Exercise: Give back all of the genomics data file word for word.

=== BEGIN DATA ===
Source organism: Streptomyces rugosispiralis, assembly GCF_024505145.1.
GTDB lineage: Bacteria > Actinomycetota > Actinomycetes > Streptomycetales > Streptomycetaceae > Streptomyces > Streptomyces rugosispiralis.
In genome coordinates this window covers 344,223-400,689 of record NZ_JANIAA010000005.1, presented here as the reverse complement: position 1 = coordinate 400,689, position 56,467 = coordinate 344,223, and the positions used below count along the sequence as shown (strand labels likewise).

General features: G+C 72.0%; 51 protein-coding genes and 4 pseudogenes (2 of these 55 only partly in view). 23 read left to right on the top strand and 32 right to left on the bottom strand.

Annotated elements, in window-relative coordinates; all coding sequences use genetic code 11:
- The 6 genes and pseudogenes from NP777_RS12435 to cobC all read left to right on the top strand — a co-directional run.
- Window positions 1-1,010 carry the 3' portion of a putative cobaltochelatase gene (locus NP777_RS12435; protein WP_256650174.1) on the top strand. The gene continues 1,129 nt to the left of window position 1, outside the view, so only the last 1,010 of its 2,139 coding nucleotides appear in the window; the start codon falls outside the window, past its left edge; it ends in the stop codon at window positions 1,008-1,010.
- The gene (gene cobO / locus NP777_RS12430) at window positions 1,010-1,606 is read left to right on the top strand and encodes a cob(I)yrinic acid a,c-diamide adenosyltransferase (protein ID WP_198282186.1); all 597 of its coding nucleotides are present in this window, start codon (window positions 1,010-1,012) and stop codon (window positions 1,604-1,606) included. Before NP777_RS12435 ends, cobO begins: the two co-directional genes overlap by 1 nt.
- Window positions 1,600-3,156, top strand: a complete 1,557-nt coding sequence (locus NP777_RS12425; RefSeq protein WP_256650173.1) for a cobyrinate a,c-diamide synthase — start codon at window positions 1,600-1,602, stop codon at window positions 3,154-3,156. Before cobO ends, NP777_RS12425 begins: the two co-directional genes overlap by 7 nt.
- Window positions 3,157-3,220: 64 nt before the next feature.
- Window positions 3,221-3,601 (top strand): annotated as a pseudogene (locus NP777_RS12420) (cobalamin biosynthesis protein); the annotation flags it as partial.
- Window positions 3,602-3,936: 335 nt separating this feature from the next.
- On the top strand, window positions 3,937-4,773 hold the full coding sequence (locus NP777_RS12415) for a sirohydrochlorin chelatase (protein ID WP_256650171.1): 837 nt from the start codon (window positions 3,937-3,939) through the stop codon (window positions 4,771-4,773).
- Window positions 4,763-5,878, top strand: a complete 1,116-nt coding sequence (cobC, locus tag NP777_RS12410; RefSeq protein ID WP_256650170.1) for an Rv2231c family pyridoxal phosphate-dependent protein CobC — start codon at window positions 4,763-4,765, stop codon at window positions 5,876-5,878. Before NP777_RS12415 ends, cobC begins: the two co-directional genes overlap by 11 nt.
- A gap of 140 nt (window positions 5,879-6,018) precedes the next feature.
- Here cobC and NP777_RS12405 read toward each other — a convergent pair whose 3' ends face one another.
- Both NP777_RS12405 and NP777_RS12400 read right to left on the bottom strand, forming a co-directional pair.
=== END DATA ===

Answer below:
Source organism: Streptomyces rugosispiralis, assembly GCF_024505145.1.
GTDB lineage: Bacteria > Actinomycetota > Actinomycetes > Streptomycetales > Streptomycetaceae > Streptomyces > Streptomyces rugosispiralis.
In genome coordinates this window covers 344,223-400,689 of record NZ_JANIAA010000005.1, presented here as the reverse complement: position 1 = coordinate 400,689, position 56,467 = coordinate 344,223, and the positions used below count along the sequence as shown (strand labels likewise).

General features: G+C 72.0%; 51 protein-coding genes and 4 pseudogenes (2 of these 55 only partly in view). 23 read left to right on the top strand and 32 right to left on the bottom strand.

Annotated elements, in window-relative coordinates; all coding sequences use genetic code 11:
- The 6 genes and pseudogenes from NP777_RS12435 to cobC all read left to right on the top strand — a co-directional run.
- Window positions 1-1,010 carry the 3' portion of a putative cobaltochelatase gene (locus NP777_RS12435; protein WP_256650174.1) on the top strand. The gene continues 1,129 nt to the left of window position 1, outside the view, so only the last 1,010 of its 2,139 coding nucleotides appear in the window; the start codon falls outside the window, past its left edge; it ends in the stop codon at window positions 1,008-1,010.
- The gene (gene cobO / locus NP777_RS12430) at window positions 1,010-1,606 is read left to right on the top strand and encodes a cob(I)yrinic acid a,c-diamide adenosyltransferase (protein ID WP_198282186.1); all 597 of its coding nucleotides are present in this window, start codon (window positions 1,010-1,012) and stop codon (window positions 1,604-1,606) included. Before NP777_RS12435 ends, cobO begins: the two co-directional genes overlap by 1 nt.
- Window positions 1,600-3,156, top strand: a complete 1,557-nt coding sequence (locus NP777_RS12425; RefSeq protein WP_256650173.1) for a cobyrinate a,c-diamide synthase — start codon at window positions 1,600-1,602, stop codon at window positions 3,154-3,156. Before cobO ends, NP777_RS12425 begins: the two co-directional genes overlap by 7 nt.
- Window positions 3,157-3,220: 64 nt before the next feature.
- Window positions 3,221-3,601 (top strand): annotated as a pseudogene (locus NP777_RS12420) (cobalamin biosynthesis protein); the annotation flags it as partial.
- Window positions 3,602-3,936: 335 nt separating this feature from the next.
- On the top strand, window positions 3,937-4,773 hold the full coding sequence (locus NP777_RS12415) for a sirohydrochlorin chelatase (protein ID WP_256650171.1): 837 nt from the start codon (window positions 3,937-3,939) through the stop codon (window positions 4,771-4,773).
- Window positions 4,763-5,878, top strand: a complete 1,116-nt coding sequence (cobC, locus tag NP777_RS12410; RefSeq protein ID WP_256650170.1) for an Rv2231c family pyridoxal phosphate-dependent protein CobC — start codon at window positions 4,763-4,765, stop codon at window positions 5,876-5,878. Before NP777_RS12415 ends, cobC begins: the two co-directional genes overlap by 11 nt.
- A gap of 140 nt (window positions 5,879-6,018) precedes the next feature.
- Here cobC and NP777_RS12405 read toward each other — a convergent pair whose 3' ends face one another.
- Both NP777_RS12405 and NP777_RS12400 read right to left on the bottom strand, forming a co-directional pair.